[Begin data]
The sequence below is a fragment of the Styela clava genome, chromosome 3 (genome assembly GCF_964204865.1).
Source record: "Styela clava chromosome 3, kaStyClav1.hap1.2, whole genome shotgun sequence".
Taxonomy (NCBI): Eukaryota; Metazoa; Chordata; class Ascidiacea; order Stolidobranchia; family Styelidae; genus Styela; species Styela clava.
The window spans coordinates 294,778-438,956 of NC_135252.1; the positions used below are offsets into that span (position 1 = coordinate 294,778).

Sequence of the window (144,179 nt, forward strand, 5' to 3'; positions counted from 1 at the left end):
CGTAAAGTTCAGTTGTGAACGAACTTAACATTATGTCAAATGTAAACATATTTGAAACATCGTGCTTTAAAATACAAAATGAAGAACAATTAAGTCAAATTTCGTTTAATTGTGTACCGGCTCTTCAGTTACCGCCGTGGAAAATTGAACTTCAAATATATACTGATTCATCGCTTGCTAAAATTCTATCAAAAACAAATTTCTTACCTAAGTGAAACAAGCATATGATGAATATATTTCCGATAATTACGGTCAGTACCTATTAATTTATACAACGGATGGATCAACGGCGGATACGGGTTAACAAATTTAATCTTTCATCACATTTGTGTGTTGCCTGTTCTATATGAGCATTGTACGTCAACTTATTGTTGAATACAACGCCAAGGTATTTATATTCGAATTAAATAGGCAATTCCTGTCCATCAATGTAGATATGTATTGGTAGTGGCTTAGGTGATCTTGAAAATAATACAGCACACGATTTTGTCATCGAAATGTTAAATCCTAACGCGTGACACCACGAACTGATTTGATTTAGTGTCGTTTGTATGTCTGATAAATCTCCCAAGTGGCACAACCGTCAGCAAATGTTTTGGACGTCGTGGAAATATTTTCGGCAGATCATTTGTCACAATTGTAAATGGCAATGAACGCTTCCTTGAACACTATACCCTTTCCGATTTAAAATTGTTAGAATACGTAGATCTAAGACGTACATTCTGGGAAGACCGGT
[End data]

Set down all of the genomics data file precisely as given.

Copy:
The sequence below is a fragment of the Styela clava genome, chromosome 3 (genome assembly GCF_964204865.1).
Source record: "Styela clava chromosome 3, kaStyClav1.hap1.2, whole genome shotgun sequence".
Taxonomy (NCBI): Eukaryota; Metazoa; Chordata; class Ascidiacea; order Stolidobranchia; family Styelidae; genus Styela; species Styela clava.
The window spans coordinates 294,778-438,956 of NC_135252.1; the positions used below are offsets into that span (position 1 = coordinate 294,778).

Sequence of the window (144,179 nt, forward strand, 5' to 3'; positions counted from 1 at the left end):
CGTAAAGTTCAGTTGTGAACGAACTTAACATTATGTCAAATGTAAACATATTTGAAACATCGTGCTTTAAAATACAAAATGAAGAACAATTAAGTCAAATTTCGTTTAATTGTGTACCGGCTCTTCAGTTACCGCCGTGGAAAATTGAACTTCAAATATATACTGATTCATCGCTTGCTAAAATTCTATCAAAAACAAATTTCTTACCTAAGTGAAACAAGCATATGATGAATATATTTCCGATAATTACGGTCAGTACCTATTAATTTATACAACGGATGGATCAACGGCGGATACGGGTTAACAAATTTAATCTTTCATCACATTTGTGTGTTGCCTGTTCTATATGAGCATTGTACGTCAACTTATTGTTGAATACAACGCCAAGGTATTTATATTCGAATTAAATAGGCAATTCCTGTCCATCAATGTAGATATGTATTGGTAGTGGCTTAGGTGATCTTGAAAATAATACAGCACACGATTTTGTCATCGAAATGTTAAATCCTAACGCGTGACACCACGAACTGATTTGATTTAGTGTCGTTTGTATGTCTGATAAATCTCCCAAGTGGCACAACCGTCAGCAAATGTTTTGGACGTCGTGGAAATATTTTCGGCAGATCATTTGTCACAATTGTAAATGGCAATGAACGCTTCCTTGAACACTATACCCTTTCCGATTTAAAATTGTTAGAATACGTAGATCTAAGACGTACATTCTGGGAAGACCGGT